• &fn will become non-copyable
  • &once fn is non-copyable
  • @fn is copyable
  • @once fn is non-copyable

At first I thought that @once fn was not necessary, but in fact it is potentially useful for combinator libraries and the like, as it allows you to return a fn that can move out of its environment.

For fun, let’s review the full closure type specification from a previous blog post, modernized somewhat and taking these changes into account.

(&'r|~|@'r) [unsafe] [once] fn [:K] (S) -> T
^~~~~~~~~~^ ^~~~~~~^ ^~~~~^    ^~~^ ^~^    ^
   |          |        |        |    |     |
   |          |        |        |    |   Return type
   |          |        |        |  Argument types
   |          |        |    Environment bounds
   |          |     Once-ness (a.k.a., affine)
   |        Effect
Allocation type and lifetime bound

One part I had hoped to remove was the environment bounds, but I think they are still necessary. The only real use case for this is :Const, which would be a way of saying that the closure only closes over deeply immutable data. This enables parallelism in various ways (putting closures in ARCs, fork-join parallelism a la PJS, etc). Conceivably we could also support :Clone, which would permit closures to be cloned, but we’d need some magic support in trans (code which, admittedly, mostly exists) to make that work.

Some musings on orthogonality or lack thereof

It annoys me that the rules for closures feel… one-off. I considered briefly if we were not categorizing things correctly. To some extent, the answer is clearly yes: there are many partly orthogonal characteristics of closures (once-ness, type of pointer used to reference its data, kinds of loans it requires, etc). Ultimately, we are trying to boil this down into a relatively small set of types that covers all important use cases.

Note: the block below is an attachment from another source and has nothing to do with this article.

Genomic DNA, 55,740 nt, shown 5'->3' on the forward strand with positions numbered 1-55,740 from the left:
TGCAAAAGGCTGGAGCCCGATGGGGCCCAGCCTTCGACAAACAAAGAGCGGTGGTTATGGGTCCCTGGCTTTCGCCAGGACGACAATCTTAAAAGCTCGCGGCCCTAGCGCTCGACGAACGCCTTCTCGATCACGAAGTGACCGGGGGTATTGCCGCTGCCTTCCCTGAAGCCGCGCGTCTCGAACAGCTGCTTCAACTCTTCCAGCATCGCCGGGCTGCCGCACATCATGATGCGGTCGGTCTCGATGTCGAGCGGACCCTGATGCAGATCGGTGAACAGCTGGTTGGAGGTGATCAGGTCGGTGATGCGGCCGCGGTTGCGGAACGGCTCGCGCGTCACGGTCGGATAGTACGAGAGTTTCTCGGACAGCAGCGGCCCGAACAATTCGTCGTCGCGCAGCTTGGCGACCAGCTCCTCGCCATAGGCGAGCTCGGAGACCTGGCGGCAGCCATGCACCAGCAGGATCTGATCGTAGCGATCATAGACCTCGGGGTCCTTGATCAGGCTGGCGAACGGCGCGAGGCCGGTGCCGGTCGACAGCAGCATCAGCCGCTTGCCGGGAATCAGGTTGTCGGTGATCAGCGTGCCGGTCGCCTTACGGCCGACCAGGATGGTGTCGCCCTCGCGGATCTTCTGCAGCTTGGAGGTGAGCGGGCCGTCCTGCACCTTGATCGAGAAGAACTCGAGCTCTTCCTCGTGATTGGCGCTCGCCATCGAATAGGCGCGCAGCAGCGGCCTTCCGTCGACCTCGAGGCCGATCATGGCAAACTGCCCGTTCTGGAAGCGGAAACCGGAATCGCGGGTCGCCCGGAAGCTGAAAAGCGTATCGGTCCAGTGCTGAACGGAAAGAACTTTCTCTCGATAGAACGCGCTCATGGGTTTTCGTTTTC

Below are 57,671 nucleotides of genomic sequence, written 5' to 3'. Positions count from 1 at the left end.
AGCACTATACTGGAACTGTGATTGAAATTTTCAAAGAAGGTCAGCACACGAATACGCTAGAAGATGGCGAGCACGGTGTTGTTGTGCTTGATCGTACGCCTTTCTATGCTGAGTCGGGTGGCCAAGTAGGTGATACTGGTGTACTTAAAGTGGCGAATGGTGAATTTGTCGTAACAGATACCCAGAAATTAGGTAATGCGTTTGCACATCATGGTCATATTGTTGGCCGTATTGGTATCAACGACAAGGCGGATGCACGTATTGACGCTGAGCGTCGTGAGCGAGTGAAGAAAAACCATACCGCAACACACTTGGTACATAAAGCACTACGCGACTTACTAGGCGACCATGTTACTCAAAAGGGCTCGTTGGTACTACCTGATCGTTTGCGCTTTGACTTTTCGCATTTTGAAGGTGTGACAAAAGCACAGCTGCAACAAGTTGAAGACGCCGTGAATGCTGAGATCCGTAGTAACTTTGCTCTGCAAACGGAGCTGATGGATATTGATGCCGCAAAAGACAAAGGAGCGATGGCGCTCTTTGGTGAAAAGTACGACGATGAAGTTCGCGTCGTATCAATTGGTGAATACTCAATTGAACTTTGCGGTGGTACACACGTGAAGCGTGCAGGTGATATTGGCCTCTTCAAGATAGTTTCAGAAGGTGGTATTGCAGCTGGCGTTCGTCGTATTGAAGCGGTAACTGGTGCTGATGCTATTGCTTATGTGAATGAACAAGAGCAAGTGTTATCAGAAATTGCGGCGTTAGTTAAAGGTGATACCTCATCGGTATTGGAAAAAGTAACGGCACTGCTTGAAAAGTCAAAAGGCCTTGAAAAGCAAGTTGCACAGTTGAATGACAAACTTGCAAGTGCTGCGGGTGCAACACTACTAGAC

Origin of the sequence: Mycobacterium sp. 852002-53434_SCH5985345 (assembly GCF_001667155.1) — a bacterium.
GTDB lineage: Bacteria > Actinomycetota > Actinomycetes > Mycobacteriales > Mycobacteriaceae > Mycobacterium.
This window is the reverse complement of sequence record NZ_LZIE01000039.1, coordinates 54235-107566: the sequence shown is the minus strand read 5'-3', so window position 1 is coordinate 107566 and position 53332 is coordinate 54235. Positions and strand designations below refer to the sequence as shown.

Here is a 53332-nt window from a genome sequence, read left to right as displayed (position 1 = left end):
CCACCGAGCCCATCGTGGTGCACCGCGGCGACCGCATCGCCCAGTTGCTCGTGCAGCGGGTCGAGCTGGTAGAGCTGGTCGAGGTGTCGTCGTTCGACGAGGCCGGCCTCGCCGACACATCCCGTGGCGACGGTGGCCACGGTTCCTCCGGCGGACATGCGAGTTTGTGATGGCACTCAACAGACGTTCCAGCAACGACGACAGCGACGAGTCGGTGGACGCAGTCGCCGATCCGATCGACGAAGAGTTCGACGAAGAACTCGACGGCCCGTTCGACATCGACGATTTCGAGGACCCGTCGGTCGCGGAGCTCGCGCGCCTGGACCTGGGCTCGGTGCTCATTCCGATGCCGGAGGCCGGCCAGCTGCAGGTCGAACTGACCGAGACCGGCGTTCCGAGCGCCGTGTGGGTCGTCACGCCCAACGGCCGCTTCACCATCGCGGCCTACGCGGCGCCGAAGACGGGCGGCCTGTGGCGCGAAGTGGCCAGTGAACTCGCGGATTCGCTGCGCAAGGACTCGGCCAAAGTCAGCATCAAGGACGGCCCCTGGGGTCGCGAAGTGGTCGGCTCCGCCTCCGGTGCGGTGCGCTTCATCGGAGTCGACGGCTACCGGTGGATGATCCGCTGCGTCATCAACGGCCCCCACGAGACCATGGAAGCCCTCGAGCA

A similar phenomena occurs with & and &mut: there are really two characteristics, aliasability and mutability, and we have joined them together, such that & references are immutable and aliasable and &mut are mutable and unaliasable. This is typically what you want, but there are rare occasions where you must use &mut solely for its non-aliasable nature and not because of mutability. In particular, if you want access to other non-aliasable things, such as other &mut pointers or (per this post) &fn closures.

In the beginning of the post I wrote that the following example will not work:

  struct S {f: &fn()}
  fn foo(s: &S) { s.f() } // would be illegal

The reason for this has to do precisely with the fact that &S pointers are always aliasable. Hence we could not permit s.f to be called because we can’t guarantee that there are no aliases to s lurking around, and thus creating aliases to s.f. You could fix this program by using &mut:

  struct S {f: &fn()}
  fn foo(s: &mut S) { s.f() } // legal

In this case, we don’t care about mutability, we do care about uniqueness.

I was debating for a time whether to suggest adding more facets to the various types. For example, one could imagine &, &alias, &mut, and &mut alias. But I think that ultimately, this is a bad idea. For one thing, the correct aliasability default varies, so you’d probably want something like &, &noalias, &mut, &mut alias. The type system ultimately feels more complex, with many branches (case in point: see the full closure type specification above!).